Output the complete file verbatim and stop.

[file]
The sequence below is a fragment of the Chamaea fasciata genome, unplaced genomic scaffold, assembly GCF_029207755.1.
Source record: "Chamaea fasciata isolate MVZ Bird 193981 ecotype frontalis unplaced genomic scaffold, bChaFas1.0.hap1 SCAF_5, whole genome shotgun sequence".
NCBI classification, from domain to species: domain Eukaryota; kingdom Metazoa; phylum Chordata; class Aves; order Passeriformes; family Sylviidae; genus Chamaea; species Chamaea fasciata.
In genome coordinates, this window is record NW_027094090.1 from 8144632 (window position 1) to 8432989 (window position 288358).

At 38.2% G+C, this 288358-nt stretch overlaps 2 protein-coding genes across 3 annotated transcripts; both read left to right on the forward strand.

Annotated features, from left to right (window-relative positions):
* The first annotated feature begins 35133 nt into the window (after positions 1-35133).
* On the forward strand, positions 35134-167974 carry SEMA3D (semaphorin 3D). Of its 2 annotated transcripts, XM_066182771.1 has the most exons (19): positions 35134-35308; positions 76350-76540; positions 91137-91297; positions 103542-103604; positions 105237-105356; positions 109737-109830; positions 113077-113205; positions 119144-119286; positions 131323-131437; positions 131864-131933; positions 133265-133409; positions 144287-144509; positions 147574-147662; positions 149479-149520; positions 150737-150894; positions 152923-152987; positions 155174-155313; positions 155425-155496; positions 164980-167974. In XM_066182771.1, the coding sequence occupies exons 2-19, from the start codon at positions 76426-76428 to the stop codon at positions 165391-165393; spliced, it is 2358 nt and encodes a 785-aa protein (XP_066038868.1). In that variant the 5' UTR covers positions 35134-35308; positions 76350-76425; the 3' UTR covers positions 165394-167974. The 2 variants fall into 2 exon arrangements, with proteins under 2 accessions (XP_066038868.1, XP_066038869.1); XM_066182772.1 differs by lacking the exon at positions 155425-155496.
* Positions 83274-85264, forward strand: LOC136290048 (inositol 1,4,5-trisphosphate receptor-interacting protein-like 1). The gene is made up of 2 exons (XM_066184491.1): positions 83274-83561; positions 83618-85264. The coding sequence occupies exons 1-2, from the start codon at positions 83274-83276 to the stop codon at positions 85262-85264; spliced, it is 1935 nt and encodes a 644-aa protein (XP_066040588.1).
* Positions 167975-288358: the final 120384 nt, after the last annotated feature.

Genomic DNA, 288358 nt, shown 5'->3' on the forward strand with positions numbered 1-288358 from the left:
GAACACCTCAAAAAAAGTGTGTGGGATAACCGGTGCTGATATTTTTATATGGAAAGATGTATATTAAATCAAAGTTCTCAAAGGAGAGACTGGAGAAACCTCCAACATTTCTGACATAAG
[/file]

The sequence below is a fragment of the Chamaea fasciata genome, unplaced genomic scaffold, assembly GCF_029207755.1.
Source record: "Chamaea fasciata isolate MVZ Bird 193981 ecotype frontalis unplaced genomic scaffold, bChaFas1.0.hap1 SCAF_5, whole genome shotgun sequence".
NCBI classification, from domain to species: domain Eukaryota; kingdom Metazoa; phylum Chordata; class Aves; order Passeriformes; family Sylviidae; genus Chamaea; species Chamaea fasciata.
In genome coordinates, this window is record NW_027094090.1 from 8144632 (window position 1) to 8432989 (window position 288358).

At 38.2% G+C, this 288358-nt stretch overlaps 2 protein-coding genes across 3 annotated transcripts; both read left to right on the forward strand.

Annotated features, from left to right (window-relative positions):
* The first annotated feature begins 35133 nt into the window (after positions 1-35133).
* On the forward strand, positions 35134-167974 carry SEMA3D (semaphorin 3D). Of its 2 annotated transcripts, XM_066182771.1 has the most exons (19): positions 35134-35308; positions 76350-76540; positions 91137-91297; positions 103542-103604; positions 105237-105356; positions 109737-109830; positions 113077-113205; positions 119144-119286; positions 131323-131437; positions 131864-131933; positions 133265-133409; positions 144287-144509; positions 147574-147662; positions 149479-149520; positions 150737-150894; positions 152923-152987; positions 155174-155313; positions 155425-155496; positions 164980-167974. In XM_066182771.1, the coding sequence occupies exons 2-19, from the start codon at positions 76426-76428 to the stop codon at positions 165391-165393; spliced, it is 2358 nt and encodes a 785-aa protein (XP_066038868.1). In that variant the 5' UTR covers positions 35134-35308; positions 76350-76425; the 3' UTR covers positions 165394-167974. The 2 variants fall into 2 exon arrangements, with proteins under 2 accessions (XP_066038868.1, XP_066038869.1); XM_066182772.1 differs by lacking the exon at positions 155425-155496.
* Positions 83274-85264, forward strand: LOC136290048 (inositol 1,4,5-trisphosphate receptor-interacting protein-like 1). The gene is made up of 2 exons (XM_066184491.1): positions 83274-83561; positions 83618-85264. The coding sequence occupies exons 1-2, from the start codon at positions 83274-83276 to the stop codon at positions 85262-85264; spliced, it is 1935 nt and encodes a 644-aa protein (XP_066040588.1).
* Positions 167975-288358: the final 120384 nt, after the last annotated feature.

Genomic DNA, 288358 nt, shown 5'->3' on the forward strand with positions numbered 1-288358 from the left:
GAACACCTCAAAAAAAGTGTGTGGGATAACCGGTGCTGATATTTTTATATGGAAAGATGTATATTAAATCAAAGTTCTCAAAGGAGAGACTGGAGAAACCTCCAACATTTCTGACATAAG